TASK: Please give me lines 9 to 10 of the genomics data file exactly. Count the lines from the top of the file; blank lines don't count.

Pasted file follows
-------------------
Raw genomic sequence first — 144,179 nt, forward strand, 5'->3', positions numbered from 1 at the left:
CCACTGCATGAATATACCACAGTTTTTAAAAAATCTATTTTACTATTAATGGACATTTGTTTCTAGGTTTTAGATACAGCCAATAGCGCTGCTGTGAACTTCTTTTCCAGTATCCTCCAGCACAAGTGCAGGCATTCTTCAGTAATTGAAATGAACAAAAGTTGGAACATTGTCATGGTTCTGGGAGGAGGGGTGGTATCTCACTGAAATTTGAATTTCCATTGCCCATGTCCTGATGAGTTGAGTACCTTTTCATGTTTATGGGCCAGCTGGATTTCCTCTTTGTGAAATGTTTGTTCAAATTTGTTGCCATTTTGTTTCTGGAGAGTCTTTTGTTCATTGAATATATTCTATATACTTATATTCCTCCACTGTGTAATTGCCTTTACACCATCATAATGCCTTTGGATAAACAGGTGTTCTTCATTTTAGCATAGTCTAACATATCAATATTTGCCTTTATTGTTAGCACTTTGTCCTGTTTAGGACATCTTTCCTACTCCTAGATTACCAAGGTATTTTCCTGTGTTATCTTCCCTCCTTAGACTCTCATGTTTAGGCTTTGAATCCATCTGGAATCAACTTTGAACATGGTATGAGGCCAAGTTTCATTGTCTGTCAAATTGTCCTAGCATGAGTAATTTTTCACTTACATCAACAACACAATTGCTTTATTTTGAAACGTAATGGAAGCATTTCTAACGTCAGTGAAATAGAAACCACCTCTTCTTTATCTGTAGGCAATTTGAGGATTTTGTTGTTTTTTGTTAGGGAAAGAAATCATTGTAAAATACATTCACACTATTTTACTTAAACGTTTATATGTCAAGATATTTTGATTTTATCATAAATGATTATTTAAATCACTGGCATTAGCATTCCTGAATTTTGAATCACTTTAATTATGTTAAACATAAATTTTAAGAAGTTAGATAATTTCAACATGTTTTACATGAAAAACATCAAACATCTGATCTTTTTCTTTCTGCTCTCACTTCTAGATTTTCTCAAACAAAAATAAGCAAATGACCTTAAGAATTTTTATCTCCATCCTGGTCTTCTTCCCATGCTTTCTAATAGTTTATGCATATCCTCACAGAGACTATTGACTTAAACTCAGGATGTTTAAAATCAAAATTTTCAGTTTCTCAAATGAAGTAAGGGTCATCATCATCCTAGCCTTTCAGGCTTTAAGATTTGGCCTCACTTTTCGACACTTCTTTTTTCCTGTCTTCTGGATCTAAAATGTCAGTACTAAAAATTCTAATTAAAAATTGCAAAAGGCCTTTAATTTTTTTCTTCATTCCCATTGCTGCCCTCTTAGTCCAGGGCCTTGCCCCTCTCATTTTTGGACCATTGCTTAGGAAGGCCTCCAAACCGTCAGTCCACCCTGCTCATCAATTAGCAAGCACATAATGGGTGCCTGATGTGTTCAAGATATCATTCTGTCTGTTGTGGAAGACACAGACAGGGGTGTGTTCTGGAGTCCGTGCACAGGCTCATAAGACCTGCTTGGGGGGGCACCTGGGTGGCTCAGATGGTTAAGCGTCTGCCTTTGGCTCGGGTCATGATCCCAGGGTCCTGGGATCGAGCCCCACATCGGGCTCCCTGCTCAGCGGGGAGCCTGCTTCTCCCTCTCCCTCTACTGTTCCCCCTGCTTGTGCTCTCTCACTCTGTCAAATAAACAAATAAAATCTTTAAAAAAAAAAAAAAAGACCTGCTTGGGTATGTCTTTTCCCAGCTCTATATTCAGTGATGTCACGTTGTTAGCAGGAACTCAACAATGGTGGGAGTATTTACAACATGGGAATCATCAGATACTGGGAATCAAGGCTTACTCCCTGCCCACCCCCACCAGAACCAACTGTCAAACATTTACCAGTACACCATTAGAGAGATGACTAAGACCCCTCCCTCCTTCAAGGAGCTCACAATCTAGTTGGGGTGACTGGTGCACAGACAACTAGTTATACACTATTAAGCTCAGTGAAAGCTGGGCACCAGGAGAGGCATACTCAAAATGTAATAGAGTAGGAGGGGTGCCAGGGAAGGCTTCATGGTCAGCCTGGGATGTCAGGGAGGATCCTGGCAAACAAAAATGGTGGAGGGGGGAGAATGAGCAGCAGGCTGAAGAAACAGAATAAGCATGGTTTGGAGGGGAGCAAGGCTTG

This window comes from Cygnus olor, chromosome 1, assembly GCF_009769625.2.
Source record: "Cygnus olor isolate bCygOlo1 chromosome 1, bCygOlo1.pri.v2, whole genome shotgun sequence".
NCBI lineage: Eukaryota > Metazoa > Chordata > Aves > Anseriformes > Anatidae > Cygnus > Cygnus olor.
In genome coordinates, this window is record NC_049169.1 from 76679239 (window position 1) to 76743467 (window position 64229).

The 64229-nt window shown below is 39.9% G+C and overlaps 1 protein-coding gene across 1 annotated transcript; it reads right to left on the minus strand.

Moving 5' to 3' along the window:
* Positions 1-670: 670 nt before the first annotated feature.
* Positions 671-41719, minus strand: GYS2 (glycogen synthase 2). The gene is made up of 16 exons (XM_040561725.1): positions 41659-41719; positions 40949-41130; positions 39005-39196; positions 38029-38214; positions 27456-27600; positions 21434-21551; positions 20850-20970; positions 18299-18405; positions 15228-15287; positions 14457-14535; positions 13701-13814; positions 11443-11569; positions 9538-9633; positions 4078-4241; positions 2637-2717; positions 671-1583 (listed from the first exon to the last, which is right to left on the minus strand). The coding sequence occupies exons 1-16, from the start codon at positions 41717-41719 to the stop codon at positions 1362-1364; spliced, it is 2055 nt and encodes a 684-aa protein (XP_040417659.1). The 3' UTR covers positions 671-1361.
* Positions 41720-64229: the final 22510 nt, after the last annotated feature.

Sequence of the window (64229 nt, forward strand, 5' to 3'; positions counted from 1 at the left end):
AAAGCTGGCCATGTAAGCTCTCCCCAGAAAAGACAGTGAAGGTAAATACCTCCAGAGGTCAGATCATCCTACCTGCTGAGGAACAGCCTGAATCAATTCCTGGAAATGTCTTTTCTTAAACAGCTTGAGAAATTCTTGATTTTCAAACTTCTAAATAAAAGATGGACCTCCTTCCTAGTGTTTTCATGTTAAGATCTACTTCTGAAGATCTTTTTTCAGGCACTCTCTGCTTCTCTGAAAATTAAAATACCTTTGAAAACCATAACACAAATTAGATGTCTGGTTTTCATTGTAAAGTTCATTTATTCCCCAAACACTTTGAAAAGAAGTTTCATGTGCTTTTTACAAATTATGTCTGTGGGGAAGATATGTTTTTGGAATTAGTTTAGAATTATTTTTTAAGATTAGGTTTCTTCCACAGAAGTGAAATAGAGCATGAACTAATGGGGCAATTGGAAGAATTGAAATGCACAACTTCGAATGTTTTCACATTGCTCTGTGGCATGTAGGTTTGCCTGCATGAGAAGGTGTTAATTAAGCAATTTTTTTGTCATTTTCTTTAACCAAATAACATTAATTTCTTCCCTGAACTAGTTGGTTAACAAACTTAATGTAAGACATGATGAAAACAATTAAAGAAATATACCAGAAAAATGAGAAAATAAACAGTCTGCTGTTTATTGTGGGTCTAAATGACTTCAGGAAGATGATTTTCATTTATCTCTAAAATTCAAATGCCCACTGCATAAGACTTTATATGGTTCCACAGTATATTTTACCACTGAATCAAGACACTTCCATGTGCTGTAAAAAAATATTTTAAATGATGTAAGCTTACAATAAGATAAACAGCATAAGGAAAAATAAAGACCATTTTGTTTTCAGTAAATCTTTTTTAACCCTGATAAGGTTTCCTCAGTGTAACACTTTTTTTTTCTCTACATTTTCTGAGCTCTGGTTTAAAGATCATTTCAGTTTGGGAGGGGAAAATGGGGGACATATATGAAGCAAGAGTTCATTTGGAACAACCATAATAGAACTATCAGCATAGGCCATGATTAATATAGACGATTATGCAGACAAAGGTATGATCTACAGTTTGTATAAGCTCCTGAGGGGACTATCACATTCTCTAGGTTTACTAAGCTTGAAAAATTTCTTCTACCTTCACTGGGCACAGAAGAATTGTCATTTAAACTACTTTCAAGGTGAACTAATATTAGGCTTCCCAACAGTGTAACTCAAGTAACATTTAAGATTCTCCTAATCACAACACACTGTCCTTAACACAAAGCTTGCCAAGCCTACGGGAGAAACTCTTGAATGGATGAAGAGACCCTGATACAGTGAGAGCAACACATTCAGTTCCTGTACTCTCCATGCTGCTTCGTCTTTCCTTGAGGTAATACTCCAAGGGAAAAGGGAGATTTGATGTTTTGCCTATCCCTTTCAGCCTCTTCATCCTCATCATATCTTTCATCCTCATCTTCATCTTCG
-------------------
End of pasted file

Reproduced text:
* Positions 1-670: 670 nt before the first annotated feature.
* Positions 671-41719, minus strand: GYS2 (glycogen synthase 2). The gene is made up of 16 exons (XM_040561725.1): positions 41659-41719; positions 40949-41130; positions 39005-39196; positions 38029-38214; positions 27456-27600; positions 21434-21551; positions 20850-20970; positions 18299-18405; positions 15228-15287; positions 14457-14535; positions 13701-13814; positions 11443-11569; positions 9538-9633; positions 4078-4241; positions 2637-2717; positions 671-1583 (listed from the first exon to the last, which is right to left on the minus strand). The coding sequence occupies exons 1-16, from the start codon at positions 41717-41719 to the stop codon at positions 1362-1364; spliced, it is 2055 nt and encodes a 684-aa protein (XP_040417659.1). The 3' UTR covers positions 671-1361.